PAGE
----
Perfect Strangers

20131010-210341.jpgToday, at 5 months, 4 days, 14 hours and 59 minutes into his short life, I had to be the first one to leave my child alone… with perfect strangers.

I decided I needed to hit the gym more regularly. It had something to do with the cookie craving I had been fighting since 5:13am. Our gym has daycare for infants starting at 6 months. I figured, at 5 months, The Understudy is very mature for his age, so they’ll never suspect anything.

I entered the gym sporting my workout shirt complete with dried oatmeal on the front and my spit-up-badge-of-fatherhood stain on my left shoulder and The Understudy brilliantly portraying a 6 month old. I open the door to the kid area to find 36 screaming kids, 3 ladies pinned against the wall and two mothers actively throwing their kids into the Royal Rumble then sprinting out the door. OK, there were like 6 kids, the ladies looked super calm and confident and I was just freaking out because I was about to abandon my child. I act as calm as possible and ask how this is supposed to work. They let me know if the kid is crying for 10 minutes, they will come find me. If he poops, they will come find me. If he begins gambling or writing Shakespeare, they will come find me. Then they tell me there is a channel on the cardio equipment so I can watch him. As I hand over my only child I begin to let her know what he likes, what he doesn’t like, how he can kind of sit up but it usually ends in a face-plant, how if he cries he likes to be on the left shoulder looking over your back, etc. etc. Then, I realize she is looking at me like I’m Balki Bartokomous explaining the crucial importance of the Bibbi-Babka Ditty while baking bibbi-babka’s. So, I wish him luck, tell him to be good and to not gamble more than his allowance. I stand there and try to act cool and when they ask me if I’m ok, I reply with the obvious, “Don’t be ridiculous,” in my best Balki impersonation. (I don’t think they got it.)

I walk out of the room and begin hyperventilating and crying hysterically. Suddenly, I am surrounded by 3 sets of beautiful identical twins comforting me, telling me it’s always hard to leave your baby the first time and they know how I feel and I’m such a manly man for caring so much and that… OK, that didn’t happen at all. Except for the crying. Don’t judge me.

What really happened, in short, was this… I ran to the locker room to put my stuff in the locker, ran back into the gym area, went straight to a treadmill and looked for the kid channel. It wasn’t there. I tried another treadmill. Not there. Now, I’m really hyperventilating. I go towards the Childs Play area to cancel the whole deal and stop short to ask someone what channel it is. Channel 21. Ok. I feel better. I walk away thinking, this should be posted everywhere, all over this damn gym for all of us that just want to stare at the screen and stalk our children. I hit another treadmill, punch in the numbers, and palpitating paranoid parental relief is finally mine. I put in my earphones, and walk over to the weight lifting equipment. After each set, I look towards the Childs Play area to see if they are trying to find me. After each set of three, I stroll briskly to the treadmill to check the screen. So far so good, except that I’m extending my workout by 20 minutes.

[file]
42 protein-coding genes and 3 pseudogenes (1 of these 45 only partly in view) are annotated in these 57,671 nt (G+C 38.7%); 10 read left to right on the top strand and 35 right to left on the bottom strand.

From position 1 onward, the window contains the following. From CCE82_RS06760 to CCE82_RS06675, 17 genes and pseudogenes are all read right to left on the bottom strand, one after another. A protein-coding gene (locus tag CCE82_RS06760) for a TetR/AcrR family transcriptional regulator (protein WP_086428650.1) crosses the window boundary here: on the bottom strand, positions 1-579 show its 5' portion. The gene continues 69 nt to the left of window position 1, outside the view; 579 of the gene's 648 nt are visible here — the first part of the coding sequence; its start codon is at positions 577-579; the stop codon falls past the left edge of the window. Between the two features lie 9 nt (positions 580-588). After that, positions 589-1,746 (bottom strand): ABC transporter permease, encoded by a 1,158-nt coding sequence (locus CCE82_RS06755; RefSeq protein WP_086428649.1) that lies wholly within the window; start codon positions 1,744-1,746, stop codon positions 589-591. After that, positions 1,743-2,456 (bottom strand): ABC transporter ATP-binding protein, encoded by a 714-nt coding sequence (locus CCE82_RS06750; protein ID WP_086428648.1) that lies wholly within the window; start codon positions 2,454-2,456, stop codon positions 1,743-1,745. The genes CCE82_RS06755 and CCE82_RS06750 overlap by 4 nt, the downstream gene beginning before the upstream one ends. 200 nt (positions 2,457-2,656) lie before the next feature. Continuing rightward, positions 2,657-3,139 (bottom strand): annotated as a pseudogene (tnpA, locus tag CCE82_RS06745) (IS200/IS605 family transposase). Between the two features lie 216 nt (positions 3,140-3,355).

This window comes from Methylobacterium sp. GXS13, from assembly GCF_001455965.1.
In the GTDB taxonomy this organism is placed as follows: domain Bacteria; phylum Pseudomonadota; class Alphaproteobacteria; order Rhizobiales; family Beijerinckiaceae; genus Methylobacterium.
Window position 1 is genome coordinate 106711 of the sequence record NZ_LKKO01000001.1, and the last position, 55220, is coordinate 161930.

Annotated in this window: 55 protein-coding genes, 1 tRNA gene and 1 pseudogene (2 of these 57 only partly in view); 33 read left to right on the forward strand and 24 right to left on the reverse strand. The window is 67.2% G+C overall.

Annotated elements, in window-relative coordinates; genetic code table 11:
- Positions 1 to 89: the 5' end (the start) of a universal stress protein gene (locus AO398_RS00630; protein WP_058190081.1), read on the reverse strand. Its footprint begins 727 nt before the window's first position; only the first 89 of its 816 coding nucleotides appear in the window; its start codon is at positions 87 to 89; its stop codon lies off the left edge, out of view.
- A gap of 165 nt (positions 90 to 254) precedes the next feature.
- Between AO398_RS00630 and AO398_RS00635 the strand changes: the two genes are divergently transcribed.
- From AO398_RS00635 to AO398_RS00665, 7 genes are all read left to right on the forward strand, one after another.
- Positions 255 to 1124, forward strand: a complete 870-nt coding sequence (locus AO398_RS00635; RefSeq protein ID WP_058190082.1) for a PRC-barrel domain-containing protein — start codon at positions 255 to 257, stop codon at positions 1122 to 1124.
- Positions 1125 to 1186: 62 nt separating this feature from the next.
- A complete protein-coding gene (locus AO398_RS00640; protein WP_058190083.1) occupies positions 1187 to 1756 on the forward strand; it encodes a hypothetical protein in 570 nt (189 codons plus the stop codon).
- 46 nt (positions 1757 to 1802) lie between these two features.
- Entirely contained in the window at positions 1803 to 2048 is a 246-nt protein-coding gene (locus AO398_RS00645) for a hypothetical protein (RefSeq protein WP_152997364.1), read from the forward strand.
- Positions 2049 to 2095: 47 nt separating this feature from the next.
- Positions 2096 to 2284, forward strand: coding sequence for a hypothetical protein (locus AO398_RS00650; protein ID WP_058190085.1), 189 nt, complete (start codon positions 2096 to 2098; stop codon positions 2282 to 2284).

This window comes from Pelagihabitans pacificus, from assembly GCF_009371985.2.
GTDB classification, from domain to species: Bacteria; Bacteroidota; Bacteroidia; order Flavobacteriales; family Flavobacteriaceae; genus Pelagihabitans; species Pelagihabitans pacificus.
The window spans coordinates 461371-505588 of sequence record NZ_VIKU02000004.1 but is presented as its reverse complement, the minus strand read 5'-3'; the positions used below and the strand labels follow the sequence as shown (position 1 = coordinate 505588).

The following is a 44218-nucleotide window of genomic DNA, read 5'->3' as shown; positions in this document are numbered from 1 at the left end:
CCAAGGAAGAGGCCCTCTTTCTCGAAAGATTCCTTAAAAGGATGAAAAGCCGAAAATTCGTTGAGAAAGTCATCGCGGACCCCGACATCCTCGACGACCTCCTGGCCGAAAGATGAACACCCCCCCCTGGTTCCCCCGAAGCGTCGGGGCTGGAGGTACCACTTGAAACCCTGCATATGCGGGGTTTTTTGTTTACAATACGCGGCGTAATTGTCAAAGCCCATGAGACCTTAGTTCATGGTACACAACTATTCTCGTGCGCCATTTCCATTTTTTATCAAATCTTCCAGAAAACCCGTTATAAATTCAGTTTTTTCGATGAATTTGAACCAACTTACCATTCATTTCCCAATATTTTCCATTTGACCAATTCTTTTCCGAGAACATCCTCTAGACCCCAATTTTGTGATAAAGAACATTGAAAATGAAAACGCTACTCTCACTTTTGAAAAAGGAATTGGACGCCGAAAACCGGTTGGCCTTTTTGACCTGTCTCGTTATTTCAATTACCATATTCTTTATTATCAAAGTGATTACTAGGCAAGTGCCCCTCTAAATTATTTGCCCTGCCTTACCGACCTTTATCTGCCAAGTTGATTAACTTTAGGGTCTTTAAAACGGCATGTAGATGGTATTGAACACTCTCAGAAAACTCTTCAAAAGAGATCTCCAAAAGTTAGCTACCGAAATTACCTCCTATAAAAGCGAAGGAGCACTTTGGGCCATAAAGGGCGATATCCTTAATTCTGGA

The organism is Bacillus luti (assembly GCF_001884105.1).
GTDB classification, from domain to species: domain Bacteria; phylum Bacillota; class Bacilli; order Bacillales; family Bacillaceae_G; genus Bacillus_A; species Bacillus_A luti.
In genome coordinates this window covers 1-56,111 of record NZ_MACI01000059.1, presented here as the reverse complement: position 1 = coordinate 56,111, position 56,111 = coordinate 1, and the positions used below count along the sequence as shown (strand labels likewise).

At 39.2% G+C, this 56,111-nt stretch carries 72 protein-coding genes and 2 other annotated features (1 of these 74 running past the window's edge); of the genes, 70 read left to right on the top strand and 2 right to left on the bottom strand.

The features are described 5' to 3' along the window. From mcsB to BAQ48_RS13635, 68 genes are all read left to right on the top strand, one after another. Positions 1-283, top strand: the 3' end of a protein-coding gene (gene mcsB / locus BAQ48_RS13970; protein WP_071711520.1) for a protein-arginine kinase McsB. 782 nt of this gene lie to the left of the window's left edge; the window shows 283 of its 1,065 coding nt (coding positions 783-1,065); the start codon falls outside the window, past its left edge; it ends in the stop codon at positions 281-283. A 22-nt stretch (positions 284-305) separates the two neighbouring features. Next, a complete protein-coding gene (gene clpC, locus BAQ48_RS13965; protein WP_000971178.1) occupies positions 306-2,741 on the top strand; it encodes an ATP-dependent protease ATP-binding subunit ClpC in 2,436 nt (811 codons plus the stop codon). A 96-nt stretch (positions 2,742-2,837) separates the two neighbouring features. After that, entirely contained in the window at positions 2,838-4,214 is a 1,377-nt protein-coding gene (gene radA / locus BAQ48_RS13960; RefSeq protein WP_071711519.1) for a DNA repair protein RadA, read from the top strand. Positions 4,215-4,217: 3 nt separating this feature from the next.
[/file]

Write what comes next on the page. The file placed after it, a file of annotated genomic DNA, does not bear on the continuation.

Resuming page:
Then, it’s time for my run. I “calmly” walk to the locker room for my sweet, Beastie Boys approved headband. Locker room, locker, headband, close locker, run back to gym area, stare at Childs Play area door to make sure they weren’t looking for me while I was gone, stroll casually to treadmill, channel 21, someone is holding him. He seems ok. I start walking. I pull up the running app on my iPhone, they put him in a bouncy chair, I force myself to look away from the screen, quickly look back at the screen, begin running, he seems ok, stare at screen, stare at screen, BREATH! At a quarter mile, I see them put him into the crib and attend to other children. Oh boy. This is bad. At a half mile, people are looking his way. Oh boy. It’s really bad. Someone walks over, picks him up, I pick up my pace. At 3 quarters of a mile, it appears he is definitely crying hysterically, wondering why his father has abandoned him. I pick up the pace even more. I haven’t run this fast in my entire life, but I must get this mile in. It’s just 1 mile!! I run as fast as I can, eyes glued to the screen. I finish the mile, world record time, gasping for air, jump off, run to the locker room, grab my stuff, sprint to the Childs Play area, swing open the door to rescue my child from the evil demons that he thinks are his new parents and… He’s fine. What happened to the screaming baby in the tv monitor? Why doesn’t this kid seem like he’s being tortured? I smile, go get my perfectly fine baby and ask the lady holding him if he was ok. “Don’t be ridiculous,” she says in a brilliant Balki impersonation.

Dad Lesson Learned:

I’m sure I’m not the first parent to have palpitatingly paranoid parental anxiety of leaving their little one with strangers for the first time. They probably thought the worst was happening as well, when in actuality, everything was just fine. I’m not telling myself that I need to get over all the little anxieties that are going to come along and to just relax. I am telling myself that once it’s over, I can laugh at the anxiety and realize that in the end, I’m a parent and I’m going to freak out. Being a parent is not easy and our minds play crazy tricks on us. Even though I’m only a few short months in, I’m sure there will be many, many more times that my brain plays tricks on me. The question is; In the end, will I be ok and come out just fine as a Dad?

Don’t be ridiculous.

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